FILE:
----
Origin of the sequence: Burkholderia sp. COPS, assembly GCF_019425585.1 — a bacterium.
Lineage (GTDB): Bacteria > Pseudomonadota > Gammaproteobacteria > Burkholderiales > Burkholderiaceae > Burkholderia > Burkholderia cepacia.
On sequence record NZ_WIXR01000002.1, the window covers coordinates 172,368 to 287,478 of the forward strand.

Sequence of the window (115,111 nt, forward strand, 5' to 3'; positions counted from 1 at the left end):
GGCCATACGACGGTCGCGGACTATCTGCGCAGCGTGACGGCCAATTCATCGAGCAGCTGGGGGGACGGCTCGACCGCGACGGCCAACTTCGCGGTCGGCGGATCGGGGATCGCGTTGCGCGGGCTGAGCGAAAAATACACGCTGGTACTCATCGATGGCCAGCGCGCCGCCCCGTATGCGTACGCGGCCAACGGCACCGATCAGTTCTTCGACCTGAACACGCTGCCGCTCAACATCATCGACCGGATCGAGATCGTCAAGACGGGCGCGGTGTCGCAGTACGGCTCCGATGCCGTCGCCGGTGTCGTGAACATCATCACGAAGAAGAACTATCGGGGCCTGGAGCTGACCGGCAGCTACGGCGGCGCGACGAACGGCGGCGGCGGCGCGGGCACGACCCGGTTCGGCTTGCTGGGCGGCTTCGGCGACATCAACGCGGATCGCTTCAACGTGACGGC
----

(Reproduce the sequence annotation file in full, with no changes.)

Origin of the sequence: Burkholderia sp. COPS, assembly GCF_019425585.1 — a bacterium.
Lineage (GTDB): Bacteria > Pseudomonadota > Gammaproteobacteria > Burkholderiales > Burkholderiaceae > Burkholderia > Burkholderia cepacia.
On sequence record NZ_WIXR01000002.1, the window covers coordinates 172,368 to 287,478 of the forward strand.

Sequence of the window (115,111 nt, forward strand, 5' to 3'; positions counted from 1 at the left end):
GGCCATACGACGGTCGCGGACTATCTGCGCAGCGTGACGGCCAATTCATCGAGCAGCTGGGGGGACGGCTCGACCGCGACGGCCAACTTCGCGGTCGGCGGATCGGGGATCGCGTTGCGCGGGCTGAGCGAAAAATACACGCTGGTACTCATCGATGGCCAGCGCGCCGCCCCGTATGCGTACGCGGCCAACGGCACCGATCAGTTCTTCGACCTGAACACGCTGCCGCTCAACATCATCGACCGGATCGAGATCGTCAAGACGGGCGCGGTGTCGCAGTACGGCTCCGATGCCGTCGCCGGTGTCGTGAACATCATCACGAAGAAGAACTATCGGGGCCTGGAGCTGACCGGCAGCTACGGCGGCGCGACGAACGGCGGCGGCGGCGCGGGCACGACCCGGTTCGGCTTGCTGGGCGGCTTCGGCGACATCAACGCGGATCGCTTCAACGTGACGGC